Tag Archives: Art

Trieste… Italy’s Most “European” City

So, I’m back here on Sipping Espresso… blogging.  Weird.  I’m in America.  I’m blogging about Italy from America.  Can I do that?!  Is that even allowed?!  Well, I promised you in my Final Blog Post From Italy that I would finish our tale of overseas adventure and intrigue (OK, OK – more like overseas adventure of gluttony and transparency), so I suppose that I’ll have to make good on my word.  For those of you that are sick of hearing about these adventures… I’m sorry, but I’m OCD and I am not much good at leaving things unfinished.

"Well, get going already Dad and tell us this story"!
“Well, get going already Dad and tell us this story”!

So, let’s flash back; way, way back to this past spring when Jen’s sister came to visit.  Just as they departed for Venice and Rome, we took our own leave from Como and headed toward the metropolitan city of Trieste.  When I think about what brought us to Trieste, I finally understand the word bittersweet.  We undertook the four-hour road trip to Italy’s easternmost city so that I could run in the Maratonina d’Europa (Europe’s Half Marathon).  Despite having to add the somewhat embarrassing “ina” suffix to the end of Maratona (changing the meaning to “very little”), completing my first half-marathon was a very “sweet” accomplishment for me.  However, the impetus behind the race was a very “bitter” one.  Jen and I had started listing all the things that we wanted to do before our time in Italy came to an end.  This particular road trip checked many of our boxes; competing in a race in Europe, a visit to the city of Trieste, time in the region of Friuli–Venezia Giulia, capped off with a visit to Slovenia (upcoming post).  Now, that checked a lot of boxes, so careful planning began and hotels rooms were booked.

Julia and I stand in front of the glasses they had set up for the race
Julia and I stand in front of the glasses they had set up for the race

Here’s how I would sum up Trieste – it is a MUST-SEE city.  Sometimes I find myself guilty of trying to label a city by comparing it to another city.  “Rome is like New York, but much older and without the high-rises”.  Sometimes, you’ve just got to stop and appreciate where you are for what it is.  Don’t try to “label” the place or put it in a box; its easy to fall into that trap with Trieste.  A city that has bounced back and forth between Slovenian, Austrian and Italian rule leaves us with a place today that is proud of its blend in architecture and attitude. Trieste is a city not at all confused about its confusing identity.  With a rich mix of Slavic, Germanic and Latin influences – I am simply content to label this magical place as one of the most “European” cities I have ever visited. Continue reading Trieste… Italy’s Most “European” City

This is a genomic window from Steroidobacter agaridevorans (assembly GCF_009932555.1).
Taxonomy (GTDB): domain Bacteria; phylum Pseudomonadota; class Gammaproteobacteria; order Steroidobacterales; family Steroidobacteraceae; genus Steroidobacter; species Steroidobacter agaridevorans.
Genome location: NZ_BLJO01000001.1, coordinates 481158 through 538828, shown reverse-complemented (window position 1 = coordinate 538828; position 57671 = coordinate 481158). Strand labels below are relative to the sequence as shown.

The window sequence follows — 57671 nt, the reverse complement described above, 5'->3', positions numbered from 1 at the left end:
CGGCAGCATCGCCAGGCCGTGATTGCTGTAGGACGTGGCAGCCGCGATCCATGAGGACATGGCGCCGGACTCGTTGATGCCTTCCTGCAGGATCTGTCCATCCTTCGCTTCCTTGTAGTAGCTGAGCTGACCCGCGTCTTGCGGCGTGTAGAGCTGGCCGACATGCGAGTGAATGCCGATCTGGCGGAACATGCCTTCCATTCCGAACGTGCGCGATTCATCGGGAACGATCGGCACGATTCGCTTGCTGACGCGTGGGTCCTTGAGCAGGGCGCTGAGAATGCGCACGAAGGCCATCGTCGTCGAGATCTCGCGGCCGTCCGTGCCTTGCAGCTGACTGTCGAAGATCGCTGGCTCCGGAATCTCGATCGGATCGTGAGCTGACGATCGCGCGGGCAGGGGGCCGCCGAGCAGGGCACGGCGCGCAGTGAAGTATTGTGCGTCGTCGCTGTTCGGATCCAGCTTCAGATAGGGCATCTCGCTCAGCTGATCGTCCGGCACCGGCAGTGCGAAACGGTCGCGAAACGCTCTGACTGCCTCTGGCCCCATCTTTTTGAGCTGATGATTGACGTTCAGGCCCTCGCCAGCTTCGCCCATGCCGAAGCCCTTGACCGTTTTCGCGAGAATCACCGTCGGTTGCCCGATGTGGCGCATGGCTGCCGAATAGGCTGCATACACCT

“Lucca Over Here… This Tuscan Town is Amazing”!

If you read the title of this post with your best impression of an Italian accent, then you probably nailed the pronunciation of one of our new favorite Italian towns.  Lucca has been on our bucket list to visit for quite some time and now we can happily say we’ve been.

Lucca, Italy
Lucca, Italy viewed from the Torre Guinigi
Torre Guinigi - Lucca
Another angle from Torre Guinigi
Lucca viewed from the city walls
Lucca viewed from the city walls

The city is renowned for many things, not the least of which is the giant annual gathering of comic book nerds and fantasy film geeks. Lucca plays host to Europe’s version of Comic-Con, the Fiera Internazionale del Fumetto (International Festival of Comics) or as it’s commonly referred – Lucca Comics and Games.

Some participants of Lucca Comics.  Photo courtesy of Francesco Petrucci
Some participants of Lucca Comics and Games. Photo courtesy of Francesco Petrucci

Continue reading “Lucca Over Here… This Tuscan Town is Amazing”!

Murano, Burano & Torcello – The Keys To Unlocking Venice

If you read about our recent trip to Venice (HERE), then you’ll know that we finally unlocked the key to really enjoying Venice.  In a nutshell, it involves beating the other tourists to the finish line.  If the “finish line” is a guided tour in Palazzo Ducale (Doge’s Palace), then be the first person in line in the morning.  If the finish line is grabbing a moment of solace in an empty Piazza San Marco, then you’d better be there as the sun rises (conversely, you can arrive well after the sun has set and listen to  the beautiful music of the dueling bands). Or, more simply, you can do what we did; visit this magical city in the off-season and get to know the city of Venezia (Venice) without having to put up a fight.

San Marco Campanile and Doge's Palace seen from the water
San Marco Campanile and Doge’s Palace seen from the water

If you’re blessed with a couple of days in Venice, I would suggest that you go a bit deeper than the surface level attractions.  Skip the gondola ride (it’s overpriced anyhow) and instead tour the neighboring islands.  With 117 to chose from, you’ll have your pick.  You can visit the Jewish Ghetto on the island of Cannaregio.  Many of the beautiful parks and gardens on the island of Lido are free of charge to you botany lovers.  Or, for the real adventurers, you could opt to wade into the marshes and cast nets with local fishermen near the island of Chioggia.